Are you ready for the ‘fire bacteria’?

Pierce’s disease has spread from the USA to Europe. With climate change, it’s increasing in severity. Chardonnay and Pinot Noir are the most susceptible varieties…

 

The glassy-winged sharpshooter that carries the bacterium from plant to another. Photo: Getty Images

Are you ready for the ‘fire bacteria’?
  • Dr Moustafa Selim
  • 2020-02-11
Pierce’s disease is one of the destructive grapevine diseases caused by a bacterium called Xylella. It is considered the greatest threat to the wine industry in the southeastern United States.
The disease goes by different names according to bacterial strains and crop affected, eg. oleander leaf scorch, coffee leaf scorch, phony peach disease, citrus variegated chlorosis and Pierce’s disease (PD) in grapevines. The disease (bacterium) is transmitted exclusively by several species of xylem-feeding insects, predominantly leafhoppers but also spittlebugs.

The bacterial growth/colonisation is limited to the plant xylem (water conducting vessels). The major vector in USA is the glassy-winged sharpshooter, a large leafhopper insect from the family Cicadellidae that is native to North America. While the bacterium has been present in California for more than 100 years, PD became a more serious threat with the arrival of the glassy-winged sharpshooter that carries the bacterium from plant to another. The disease was endemic (native) to North America; however, in 2013, Xylella was detected in Europe but on other crops such as olive trees (southern Italy) where it is causing serious economic losses in olive culture. The major vector transmitting the disease is a spittlebug (family: Cercopidae).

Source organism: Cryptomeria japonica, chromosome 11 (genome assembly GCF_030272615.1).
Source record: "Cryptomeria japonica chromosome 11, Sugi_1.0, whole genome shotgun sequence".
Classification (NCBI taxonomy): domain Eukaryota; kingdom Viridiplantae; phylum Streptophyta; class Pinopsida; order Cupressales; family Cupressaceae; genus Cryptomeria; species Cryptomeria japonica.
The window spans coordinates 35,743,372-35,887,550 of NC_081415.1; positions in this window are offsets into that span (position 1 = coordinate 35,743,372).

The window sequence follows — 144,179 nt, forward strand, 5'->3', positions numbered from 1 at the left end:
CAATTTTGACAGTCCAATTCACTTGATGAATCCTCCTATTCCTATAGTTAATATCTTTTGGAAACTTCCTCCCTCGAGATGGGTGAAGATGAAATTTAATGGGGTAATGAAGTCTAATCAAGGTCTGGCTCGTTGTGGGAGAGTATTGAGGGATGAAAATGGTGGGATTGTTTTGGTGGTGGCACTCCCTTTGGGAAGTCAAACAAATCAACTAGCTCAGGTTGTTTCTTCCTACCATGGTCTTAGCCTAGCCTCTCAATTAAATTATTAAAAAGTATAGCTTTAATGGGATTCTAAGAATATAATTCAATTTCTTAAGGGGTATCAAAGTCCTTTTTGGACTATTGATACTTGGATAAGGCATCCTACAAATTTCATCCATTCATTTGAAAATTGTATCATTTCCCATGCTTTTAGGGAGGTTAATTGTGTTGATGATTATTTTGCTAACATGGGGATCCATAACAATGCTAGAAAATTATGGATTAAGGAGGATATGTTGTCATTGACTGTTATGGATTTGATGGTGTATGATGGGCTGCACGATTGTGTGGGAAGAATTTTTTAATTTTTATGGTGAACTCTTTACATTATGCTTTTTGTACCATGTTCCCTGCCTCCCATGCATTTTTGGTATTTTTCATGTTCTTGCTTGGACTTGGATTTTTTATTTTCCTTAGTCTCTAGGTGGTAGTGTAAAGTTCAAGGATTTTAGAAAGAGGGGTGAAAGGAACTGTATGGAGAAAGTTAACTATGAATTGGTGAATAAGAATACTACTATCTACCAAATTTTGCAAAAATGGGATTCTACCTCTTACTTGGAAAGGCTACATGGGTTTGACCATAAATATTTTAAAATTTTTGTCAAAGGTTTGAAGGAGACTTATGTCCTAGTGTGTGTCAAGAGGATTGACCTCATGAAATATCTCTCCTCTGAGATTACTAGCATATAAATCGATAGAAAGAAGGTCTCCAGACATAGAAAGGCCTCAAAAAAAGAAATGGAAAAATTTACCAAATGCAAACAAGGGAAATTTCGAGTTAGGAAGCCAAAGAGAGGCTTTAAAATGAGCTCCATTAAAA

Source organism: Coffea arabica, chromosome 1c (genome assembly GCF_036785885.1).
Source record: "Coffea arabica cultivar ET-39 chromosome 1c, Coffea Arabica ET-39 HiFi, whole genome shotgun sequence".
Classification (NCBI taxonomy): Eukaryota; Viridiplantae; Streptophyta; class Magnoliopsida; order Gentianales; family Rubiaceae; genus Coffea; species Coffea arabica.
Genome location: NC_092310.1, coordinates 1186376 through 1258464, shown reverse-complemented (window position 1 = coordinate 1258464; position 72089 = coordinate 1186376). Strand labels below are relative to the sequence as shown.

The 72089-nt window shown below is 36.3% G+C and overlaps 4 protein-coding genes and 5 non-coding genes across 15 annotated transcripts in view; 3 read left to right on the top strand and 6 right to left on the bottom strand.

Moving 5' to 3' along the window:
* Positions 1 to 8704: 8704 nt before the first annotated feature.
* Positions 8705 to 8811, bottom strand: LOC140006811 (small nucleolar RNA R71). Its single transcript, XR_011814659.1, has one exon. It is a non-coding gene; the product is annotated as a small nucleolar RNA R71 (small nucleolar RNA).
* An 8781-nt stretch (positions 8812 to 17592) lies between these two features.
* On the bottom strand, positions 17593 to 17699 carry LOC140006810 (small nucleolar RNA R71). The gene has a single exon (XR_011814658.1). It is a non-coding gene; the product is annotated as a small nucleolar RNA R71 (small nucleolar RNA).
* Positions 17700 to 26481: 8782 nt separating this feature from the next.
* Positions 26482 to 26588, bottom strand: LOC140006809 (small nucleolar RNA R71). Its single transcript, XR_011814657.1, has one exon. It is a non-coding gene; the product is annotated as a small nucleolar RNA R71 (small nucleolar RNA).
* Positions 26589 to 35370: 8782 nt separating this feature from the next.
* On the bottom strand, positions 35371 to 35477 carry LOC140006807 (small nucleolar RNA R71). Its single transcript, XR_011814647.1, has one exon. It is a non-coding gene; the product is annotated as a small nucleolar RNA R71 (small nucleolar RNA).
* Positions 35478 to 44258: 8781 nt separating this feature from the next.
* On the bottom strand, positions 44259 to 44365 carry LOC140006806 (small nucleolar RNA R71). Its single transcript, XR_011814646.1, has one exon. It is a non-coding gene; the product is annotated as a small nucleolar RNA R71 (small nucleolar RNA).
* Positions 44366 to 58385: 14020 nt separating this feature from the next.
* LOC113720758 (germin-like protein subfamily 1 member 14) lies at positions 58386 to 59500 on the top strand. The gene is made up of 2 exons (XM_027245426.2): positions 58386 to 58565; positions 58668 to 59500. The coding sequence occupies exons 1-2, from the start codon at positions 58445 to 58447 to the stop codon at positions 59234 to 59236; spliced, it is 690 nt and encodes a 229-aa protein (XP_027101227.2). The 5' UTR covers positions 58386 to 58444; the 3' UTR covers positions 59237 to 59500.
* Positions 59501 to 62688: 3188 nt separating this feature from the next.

Severe PD symptoms on grapevines include shrivelled fruit, leaf scorching, and premature abscission (fall) of leaves, with bare petioles remaining on stems. Symptoms of PD vary by season – most notably from spring to fall. Older leaves exhibit patchy, often interveinal, chlorosis (a condition in which leaves produce insufficient chlorophyll and therefore appear light green/whitish/yellowish) and then necrosis (death of plant tissue) that usually starts at the leaf margins; then leaves turn brown and then die inwards; hence the name fire bacteria because leaves look as if they were scorched/burnt.

'Leaf symptoms vary according to grape varieties'
Leaf symptoms vary according to grape varieties; for example, Pinot Noir and Cabernet Sauvignon show regular zones of marginal discolouration and drying on blades, while on Thompson seedless and Sylvaner discolouration and scorching may occur in the middle of leaf blade. Fruit shrivels and non-uniform wood maturity can be observed on grapevine canes, where green islands (immature wood) are present.
After winter dormancy, infected vines may show one or more of the following symptoms: delayed and stunted growth, irregular bud break and smaller leaves with chlorosis.
Climatic differences between regions can affect the timing and severity of symptoms. Hot and dry climates accelerate symptom development. Some vines infected during the season appear to recover from Pierce’s disease the first winter following infection; however, recovery depends on grape variety and the time of infection before the winter. The longer the time between initial infection and the onset of winter, the greater the chance of the disease persisting over winter. Vines infected shortly before winter can be recovered and free of the bacteria in the following spring. This is because physiological changes in the vines induced by cold weather can cause death of the bacteria.